- The Washington Times - Wednesday, May 18, 2005

Mike Smith rescued his career by winning the Kentucky Derby this month aboard long-shot Giacomo. That seems only fair: It was the lure of the roses that nearly took away his livelihood, too.

The Hall of Fame rider enters the 130th Preakness Stakes on Saturday at Pimlico hoping to show the colt’s upset in the Derby as a 50-1 choice wasn’t a fluke. He knows all about having to prove himself.

Smith was one of the nation’s top riders in the early 1990s. He won the 1993 Preakness aboard Prairie Bayou and the next year rode Holy Bull, the horse of the year in 1994. The top horses seemed to be regularly available to him, and he rode 10 division champions.

A nasty spill at the track at Saratoga in 1998 changed everything.

Smith broke his back, and he spent months in a body cast recovering. Smith chose not to take much time off, returning six months later in preparation to ride Cat Thief in the 1999 Derby. He finished third in that race and later seventh in the Preakness aboard the colt, but he now says he was foolish to return too soon.

“I was at such a high point when I got hurt,” Smith said. “I didn’t want to give it up. I came back probably five months too soon. My doctor told me [not to come back so soon], but I was so bullheaded, and I wanted to ride the Derby so bad.

“It was a serious injury, and it takes a couple of years before [you] get back to being the same. I broke it pretty bad. I shattered T-12, hairline fractures and other vertebrae. Your whole body is off. I should have given it the time it needed, and it almost ruined my career.”

Smith needed nearly two years to right his career again. After winning 15 riding titles in New York, Smith in 2001 headed for California, where he steadily regained the elite horses. Smith rode Azeri during two championship seasons that included Horse of the Year honors in 2003.

“After two or three years [following the injury] I knew I was back,” Smith said. “It was just a matter of people having the confidence in me again. You go from being on top of the world and then struggling, and people think you’re not the same anymore. Inside, I always felt that and just needed a chance to prove it.”

But a victory in the Derby remained Smith’s greatest desire. Jockeys often are asked by non-racing fans whether they have won it, as if it’s the only barometer of racing success.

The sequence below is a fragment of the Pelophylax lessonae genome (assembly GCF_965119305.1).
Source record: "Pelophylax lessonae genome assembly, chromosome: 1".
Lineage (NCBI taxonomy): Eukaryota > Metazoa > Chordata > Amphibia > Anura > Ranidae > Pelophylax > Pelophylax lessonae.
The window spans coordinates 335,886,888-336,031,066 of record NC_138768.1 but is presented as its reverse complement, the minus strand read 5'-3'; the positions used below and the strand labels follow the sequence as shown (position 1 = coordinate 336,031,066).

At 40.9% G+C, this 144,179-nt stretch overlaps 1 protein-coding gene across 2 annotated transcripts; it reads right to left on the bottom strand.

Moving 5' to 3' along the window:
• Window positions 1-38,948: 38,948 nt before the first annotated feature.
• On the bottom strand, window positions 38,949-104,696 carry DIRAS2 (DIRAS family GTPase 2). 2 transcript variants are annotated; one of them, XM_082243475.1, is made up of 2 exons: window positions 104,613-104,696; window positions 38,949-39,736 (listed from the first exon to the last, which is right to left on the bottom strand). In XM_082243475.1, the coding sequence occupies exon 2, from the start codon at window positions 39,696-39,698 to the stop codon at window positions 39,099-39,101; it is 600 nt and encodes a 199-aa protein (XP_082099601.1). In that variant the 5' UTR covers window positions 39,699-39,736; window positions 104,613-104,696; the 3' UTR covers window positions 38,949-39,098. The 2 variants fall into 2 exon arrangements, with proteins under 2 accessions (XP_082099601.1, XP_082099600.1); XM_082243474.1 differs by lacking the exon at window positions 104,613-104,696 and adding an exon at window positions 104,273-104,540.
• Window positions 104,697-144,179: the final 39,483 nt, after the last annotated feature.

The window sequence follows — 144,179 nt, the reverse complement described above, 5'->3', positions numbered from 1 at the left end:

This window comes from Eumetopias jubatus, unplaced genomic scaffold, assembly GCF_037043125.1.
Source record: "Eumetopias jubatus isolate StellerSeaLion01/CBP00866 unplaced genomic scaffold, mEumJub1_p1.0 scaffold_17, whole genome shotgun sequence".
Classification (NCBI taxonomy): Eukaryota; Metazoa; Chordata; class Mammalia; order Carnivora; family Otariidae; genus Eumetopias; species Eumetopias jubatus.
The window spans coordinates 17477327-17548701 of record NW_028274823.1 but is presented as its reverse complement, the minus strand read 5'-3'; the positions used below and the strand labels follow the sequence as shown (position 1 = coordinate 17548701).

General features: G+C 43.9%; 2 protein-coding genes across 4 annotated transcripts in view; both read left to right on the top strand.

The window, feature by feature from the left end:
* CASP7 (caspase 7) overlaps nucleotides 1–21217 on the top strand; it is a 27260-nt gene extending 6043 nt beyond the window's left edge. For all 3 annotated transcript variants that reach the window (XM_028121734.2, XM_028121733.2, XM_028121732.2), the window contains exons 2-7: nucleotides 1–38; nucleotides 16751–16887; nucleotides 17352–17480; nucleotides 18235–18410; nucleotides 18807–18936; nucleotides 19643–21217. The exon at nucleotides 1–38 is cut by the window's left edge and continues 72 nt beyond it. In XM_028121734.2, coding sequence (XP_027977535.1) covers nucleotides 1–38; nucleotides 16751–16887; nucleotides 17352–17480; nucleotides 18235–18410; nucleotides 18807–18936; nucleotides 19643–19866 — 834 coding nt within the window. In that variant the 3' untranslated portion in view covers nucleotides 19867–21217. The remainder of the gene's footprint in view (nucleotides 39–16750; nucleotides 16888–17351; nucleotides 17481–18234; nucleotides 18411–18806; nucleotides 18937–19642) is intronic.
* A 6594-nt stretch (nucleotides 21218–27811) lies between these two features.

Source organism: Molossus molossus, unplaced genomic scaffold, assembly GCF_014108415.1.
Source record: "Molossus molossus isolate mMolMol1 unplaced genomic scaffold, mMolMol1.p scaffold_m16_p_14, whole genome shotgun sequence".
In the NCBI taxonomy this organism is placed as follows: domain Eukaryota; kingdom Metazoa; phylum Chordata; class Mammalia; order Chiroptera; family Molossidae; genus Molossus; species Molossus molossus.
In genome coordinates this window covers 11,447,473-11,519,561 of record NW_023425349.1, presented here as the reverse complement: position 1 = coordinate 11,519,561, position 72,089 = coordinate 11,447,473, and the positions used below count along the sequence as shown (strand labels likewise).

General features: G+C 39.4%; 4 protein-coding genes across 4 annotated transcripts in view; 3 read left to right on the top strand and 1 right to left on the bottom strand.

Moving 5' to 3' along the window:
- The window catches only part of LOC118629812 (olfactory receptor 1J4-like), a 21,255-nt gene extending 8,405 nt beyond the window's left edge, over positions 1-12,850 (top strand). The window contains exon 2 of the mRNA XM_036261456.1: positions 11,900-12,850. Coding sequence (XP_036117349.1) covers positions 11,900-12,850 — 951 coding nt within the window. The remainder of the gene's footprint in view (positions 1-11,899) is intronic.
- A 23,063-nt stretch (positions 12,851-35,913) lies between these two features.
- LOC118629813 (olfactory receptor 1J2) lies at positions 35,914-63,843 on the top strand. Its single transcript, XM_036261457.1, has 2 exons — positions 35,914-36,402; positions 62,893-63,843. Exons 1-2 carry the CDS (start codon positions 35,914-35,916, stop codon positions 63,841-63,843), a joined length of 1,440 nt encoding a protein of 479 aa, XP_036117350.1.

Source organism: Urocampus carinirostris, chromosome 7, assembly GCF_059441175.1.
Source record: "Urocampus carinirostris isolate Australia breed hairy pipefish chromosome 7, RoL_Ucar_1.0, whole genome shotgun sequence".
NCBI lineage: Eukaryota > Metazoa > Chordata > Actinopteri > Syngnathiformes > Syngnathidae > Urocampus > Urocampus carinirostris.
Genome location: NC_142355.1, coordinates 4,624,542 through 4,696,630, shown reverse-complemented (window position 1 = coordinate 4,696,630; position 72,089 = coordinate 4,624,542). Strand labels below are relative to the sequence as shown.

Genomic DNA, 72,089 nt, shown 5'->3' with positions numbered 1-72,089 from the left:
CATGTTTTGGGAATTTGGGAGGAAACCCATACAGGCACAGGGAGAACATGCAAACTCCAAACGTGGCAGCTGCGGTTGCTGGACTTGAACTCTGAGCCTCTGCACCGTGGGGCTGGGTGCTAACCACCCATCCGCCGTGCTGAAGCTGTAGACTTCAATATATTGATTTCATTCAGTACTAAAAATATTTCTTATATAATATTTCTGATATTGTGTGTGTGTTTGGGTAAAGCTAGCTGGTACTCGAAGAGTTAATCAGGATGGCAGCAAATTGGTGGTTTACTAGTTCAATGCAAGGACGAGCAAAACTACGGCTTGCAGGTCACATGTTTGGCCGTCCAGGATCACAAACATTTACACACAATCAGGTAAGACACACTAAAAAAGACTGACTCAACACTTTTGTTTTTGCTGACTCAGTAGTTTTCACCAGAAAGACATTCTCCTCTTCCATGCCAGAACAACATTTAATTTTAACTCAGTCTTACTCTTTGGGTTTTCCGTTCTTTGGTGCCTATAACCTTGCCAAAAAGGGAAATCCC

Smith finished second aboard Prairie Bayou, Citizen (2002) and Lion Heart (2004). He also lost aboard Derby favorites Holy Bull (1994) and Unbridled’s Song (1996). Smith wondered whether he had had his last chance.

“I had so many good chances to win,” he said. “But getting hurt and not knowing if you’ll ever do it …”

Smith knew he had found another chance when he galloped Giacomo two months before the colt’s debut. Giacomo’s balance resembles that of his sire, Holy Bull.

“From day one, he reminded me so much of Holy Bull,” Smith said. “The way he acts, the way he feels under you.”

It wasn’t an easy start for Giacomo on the Southern California circuit, though. He finished a career-worst fifth in his July 15 debut and gained his only pre-Derby victory in a maiden race Oct. 16, winning by 10 lengths.

Giacomo then alternated second- and third-place finishes over his next four starts before finishing fourth in the Santa Anita Derby on April 9.

Smith said he never considered jumping to another Derby contender, and owner Jerry Moss never considered changing jockeys in hopes of gaining new momentum for the underperforming colt.

“[Trainer] John [Shirreffs] would just look at me and say, ‘He has absolutely done nothing wrong on this horse. In all of the times he’s ridden him, he’s given him the perfect ride,’ ” Moss said. “He absolutely fit this horse, so it never came up in our minds to make any switch at all.”

Giacomo won the most competitive Derby in a decade, a race in which four horses led in the stretch. Smith wheeled Giacomo outside at the top of the stretch, getting a clear path and catching Afleet Alex with six strides to the wire.

This jockey no longer is just another Smith or Jones in the saddle.

Smith went on the talk-show circuit and “signed so many autographs I don’t know how to spell my name anymore.”

He also recently has changed racing circuits; the Kentucky base allows him to ride more horses nationally.

“I just needed to get back in the groove,” Smith said. “Certainly, coming back to Kentucky helped me get there. I started riding well, and it carried over to Churchill Downs, and I was proud of myself. I did good. I did really good.”

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